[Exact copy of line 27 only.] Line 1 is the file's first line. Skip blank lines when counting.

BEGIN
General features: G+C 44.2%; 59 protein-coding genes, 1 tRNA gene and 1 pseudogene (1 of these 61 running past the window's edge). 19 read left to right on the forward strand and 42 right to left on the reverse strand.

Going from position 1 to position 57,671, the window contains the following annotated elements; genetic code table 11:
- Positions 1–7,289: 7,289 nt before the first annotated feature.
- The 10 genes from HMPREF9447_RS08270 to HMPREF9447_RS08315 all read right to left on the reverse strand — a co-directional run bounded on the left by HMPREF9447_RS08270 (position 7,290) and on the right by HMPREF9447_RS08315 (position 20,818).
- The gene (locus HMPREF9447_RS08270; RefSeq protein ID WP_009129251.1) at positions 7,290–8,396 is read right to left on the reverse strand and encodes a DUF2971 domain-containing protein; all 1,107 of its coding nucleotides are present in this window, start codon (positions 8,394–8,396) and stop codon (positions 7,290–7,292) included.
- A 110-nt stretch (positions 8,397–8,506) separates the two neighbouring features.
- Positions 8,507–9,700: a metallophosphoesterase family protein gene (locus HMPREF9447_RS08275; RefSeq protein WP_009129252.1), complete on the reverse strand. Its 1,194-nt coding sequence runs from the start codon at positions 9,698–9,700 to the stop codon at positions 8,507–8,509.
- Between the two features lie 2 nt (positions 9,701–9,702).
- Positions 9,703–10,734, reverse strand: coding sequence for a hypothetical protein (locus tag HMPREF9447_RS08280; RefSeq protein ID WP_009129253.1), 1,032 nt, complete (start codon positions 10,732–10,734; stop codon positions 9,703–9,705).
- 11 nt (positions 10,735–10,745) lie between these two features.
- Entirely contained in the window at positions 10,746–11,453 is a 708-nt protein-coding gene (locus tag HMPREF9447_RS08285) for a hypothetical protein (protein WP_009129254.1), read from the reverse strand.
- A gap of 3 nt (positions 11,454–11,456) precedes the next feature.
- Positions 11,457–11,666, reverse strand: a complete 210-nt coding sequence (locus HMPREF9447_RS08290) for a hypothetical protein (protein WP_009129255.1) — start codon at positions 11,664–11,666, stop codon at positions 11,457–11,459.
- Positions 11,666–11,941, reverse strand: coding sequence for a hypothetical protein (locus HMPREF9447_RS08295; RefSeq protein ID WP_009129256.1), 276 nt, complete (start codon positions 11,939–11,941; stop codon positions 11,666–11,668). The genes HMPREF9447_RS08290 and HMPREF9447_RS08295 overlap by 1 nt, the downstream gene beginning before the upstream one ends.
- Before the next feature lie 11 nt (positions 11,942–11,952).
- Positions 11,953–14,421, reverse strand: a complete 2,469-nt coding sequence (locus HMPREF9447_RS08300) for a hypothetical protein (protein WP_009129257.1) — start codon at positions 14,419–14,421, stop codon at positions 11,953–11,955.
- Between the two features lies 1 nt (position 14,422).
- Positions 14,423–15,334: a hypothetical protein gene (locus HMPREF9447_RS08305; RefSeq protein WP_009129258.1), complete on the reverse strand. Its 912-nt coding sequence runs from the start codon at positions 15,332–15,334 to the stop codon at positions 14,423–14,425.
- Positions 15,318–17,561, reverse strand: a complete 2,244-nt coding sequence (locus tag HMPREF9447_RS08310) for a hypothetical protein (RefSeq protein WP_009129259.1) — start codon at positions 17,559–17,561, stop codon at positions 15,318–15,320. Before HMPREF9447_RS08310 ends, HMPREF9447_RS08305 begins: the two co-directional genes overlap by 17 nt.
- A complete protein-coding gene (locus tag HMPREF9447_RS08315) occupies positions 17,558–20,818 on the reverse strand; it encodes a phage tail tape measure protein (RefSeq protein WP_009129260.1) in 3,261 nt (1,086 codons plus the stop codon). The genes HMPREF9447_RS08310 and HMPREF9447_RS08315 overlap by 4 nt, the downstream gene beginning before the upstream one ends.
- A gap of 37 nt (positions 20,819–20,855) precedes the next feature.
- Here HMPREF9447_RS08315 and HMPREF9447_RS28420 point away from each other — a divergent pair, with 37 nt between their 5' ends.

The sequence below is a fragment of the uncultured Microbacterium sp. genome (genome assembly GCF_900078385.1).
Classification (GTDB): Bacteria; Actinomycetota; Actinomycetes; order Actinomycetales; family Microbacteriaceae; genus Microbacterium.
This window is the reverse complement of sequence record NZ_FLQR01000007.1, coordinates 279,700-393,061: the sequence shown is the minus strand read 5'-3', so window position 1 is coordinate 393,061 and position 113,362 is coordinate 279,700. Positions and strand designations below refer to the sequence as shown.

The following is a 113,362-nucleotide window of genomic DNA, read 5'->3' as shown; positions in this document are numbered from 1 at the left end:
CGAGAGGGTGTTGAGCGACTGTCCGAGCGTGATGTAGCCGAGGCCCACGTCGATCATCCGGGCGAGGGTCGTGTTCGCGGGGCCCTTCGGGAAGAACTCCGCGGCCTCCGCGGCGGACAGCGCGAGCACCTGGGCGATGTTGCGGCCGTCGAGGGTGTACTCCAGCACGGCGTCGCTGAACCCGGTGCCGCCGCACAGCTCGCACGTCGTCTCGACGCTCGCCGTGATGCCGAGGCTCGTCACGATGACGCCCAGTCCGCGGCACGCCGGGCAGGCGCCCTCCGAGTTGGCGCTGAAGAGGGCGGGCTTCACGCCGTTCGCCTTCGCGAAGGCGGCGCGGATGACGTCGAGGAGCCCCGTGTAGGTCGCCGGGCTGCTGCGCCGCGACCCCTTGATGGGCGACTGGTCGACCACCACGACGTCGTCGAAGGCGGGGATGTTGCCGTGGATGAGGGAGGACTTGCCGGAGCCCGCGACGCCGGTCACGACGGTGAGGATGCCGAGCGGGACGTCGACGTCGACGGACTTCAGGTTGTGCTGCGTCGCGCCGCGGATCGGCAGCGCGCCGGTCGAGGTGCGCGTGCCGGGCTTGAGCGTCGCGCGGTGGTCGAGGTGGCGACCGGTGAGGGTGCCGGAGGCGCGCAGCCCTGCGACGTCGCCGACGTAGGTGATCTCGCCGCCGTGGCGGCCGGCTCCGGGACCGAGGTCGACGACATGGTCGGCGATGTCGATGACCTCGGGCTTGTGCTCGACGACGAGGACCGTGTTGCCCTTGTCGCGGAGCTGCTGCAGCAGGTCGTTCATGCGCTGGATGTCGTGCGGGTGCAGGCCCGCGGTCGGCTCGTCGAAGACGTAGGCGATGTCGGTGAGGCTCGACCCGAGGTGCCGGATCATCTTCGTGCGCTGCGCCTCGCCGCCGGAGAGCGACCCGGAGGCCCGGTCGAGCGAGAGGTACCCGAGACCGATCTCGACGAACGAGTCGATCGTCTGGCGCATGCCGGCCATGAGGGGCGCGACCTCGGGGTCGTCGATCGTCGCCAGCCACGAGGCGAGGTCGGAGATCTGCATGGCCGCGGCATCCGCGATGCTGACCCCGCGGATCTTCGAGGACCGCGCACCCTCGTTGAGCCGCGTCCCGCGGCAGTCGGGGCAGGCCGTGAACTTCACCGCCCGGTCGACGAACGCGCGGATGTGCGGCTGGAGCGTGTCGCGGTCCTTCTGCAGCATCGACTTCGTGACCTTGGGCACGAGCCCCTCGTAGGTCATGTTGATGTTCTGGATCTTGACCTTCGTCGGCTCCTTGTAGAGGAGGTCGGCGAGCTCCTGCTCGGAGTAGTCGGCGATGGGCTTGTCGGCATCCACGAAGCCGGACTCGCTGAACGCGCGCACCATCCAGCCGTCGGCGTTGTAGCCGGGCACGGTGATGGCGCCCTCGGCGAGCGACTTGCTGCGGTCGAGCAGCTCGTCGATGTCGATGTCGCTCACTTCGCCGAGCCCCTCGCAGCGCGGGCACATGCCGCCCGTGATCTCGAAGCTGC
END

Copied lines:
CGAGAGGGTGTTGAGCGACTGTCCGAGCGTGATGTAGCCGAGGCCCACGTCGATCATCCGGGCGAGGGTCGTGTTCGCGGGGCCCTTCGGGAAGAACTCCGCGGCCTCCGCGGCGGACAGCGCGAGCACCTGGGCGATGTTGCGGCCGTCGAGGGTGTACTCCAGCACGGCGTCGCTGAACCCGGTGCCGCCGCACAGCTCGCACGTCGTCTCGACGCTCGCCGTGATGCCGAGGCTCGTCACGATGACGCCCAGTCCGCGGCACGCCGGGCAGGCGCCCTCCGAGTTGGCGCTGAAGAGGGCGGGCTTCACGCCGTTCGCCTTCGCGAAGGCGGCGCGGATGACGTCGAGGAGCCCCGTGTAGGTCGCCGGGCTGCTGCGCCGCGACCCCTTGATGGGCGACTGGTCGACCACCACGACGTCGTCGAAGGCGGGGATGTTGCCGTGGATGAGGGAGGACTTGCCGGAGCCCGCGACGCCGGTCACGACGGTGAGGATGCCGAGCGGGACGTCGACGTCGACGGACTTCAGGTTGTGCTGCGTCGCGCCGCGGATCGGCAGCGCGCCGGTCGAGGTGCGCGTGCCGGGCTTGAGCGTCGCGCGGTGGTCGAGGTGGCGACCGGTGAGGGTGCCGGAGGCGCGCAGCCCTGCGACGTCGCCGACGTAGGTGATCTCGCCGCCGTGGCGGCCGGCTCCGGGACCGAGGTCGACGACATGGTCGGCGATGTCGATGACCTCGGGCTTGTGCTCGACGACGAGGACCGTGTTGCCCTTGTCGCGGAGCTGCTGCAGCAGGTCGTTCATGCGCTGGATGTCGTGCGGGTGCAGGCCCGCGGTCGGCTCGTCGAAGACGTAGGCGATGTCGGTGAGGCTCGACCCGAGGTGCCGGATCATCTTCGTGCGCTGCGCCTCGCCGCCGGAGAGCGACCCGGAGGCCCGGTCGAGCGAGAGGTACCCGAGACCGATCTCGACGAACGAGTCGATCGTCTGGCGCATGCCGGCCATGAGGGGCGCGACCTCGGGGTCGTCGATCGTCGCCAGCCACGAGGCGAGGTCGGAGATCTGCATGGCCGCGGCATCCGCGATGCTGACCCCGCGGATCTTCGAGGACCGCGCACCCTCGTTGAGCCGCGTCCCGCGGCAGTCGGGGCAGGCCGTGAACTTCACCGCCCGGTCGACGAACGCGCGGATGTGCGGCTGGAGCGTGTCGCGGTCCTTCTGCAGCATCGACTTCGTGACCTTGGGCACGAGCCCCTCGTAGGTCATGTTGATGTTCTGGATCTTGACCTTCGTCGGCTCCTTGTAGAGGAGGTCGGCGAGCTCCTGCTCGGAGTAGTCGGCGATGGGCTTGTCGGCATCCACGAAGCCGGACTCGCTGAACGCGCGCACCATCCAGCCGTCGGCGTTGTAGCCGGGCACGGTGATGGCGCCCTCGGCGAGCGACTTGCTGCGGTCGAGCAGCTCGTCGATGTCGATGTCGCTCACTTCGCCGAGCCCCTCGCAGCGCGGGCACATGCCGCCCGTGATCTCGAAGCTGC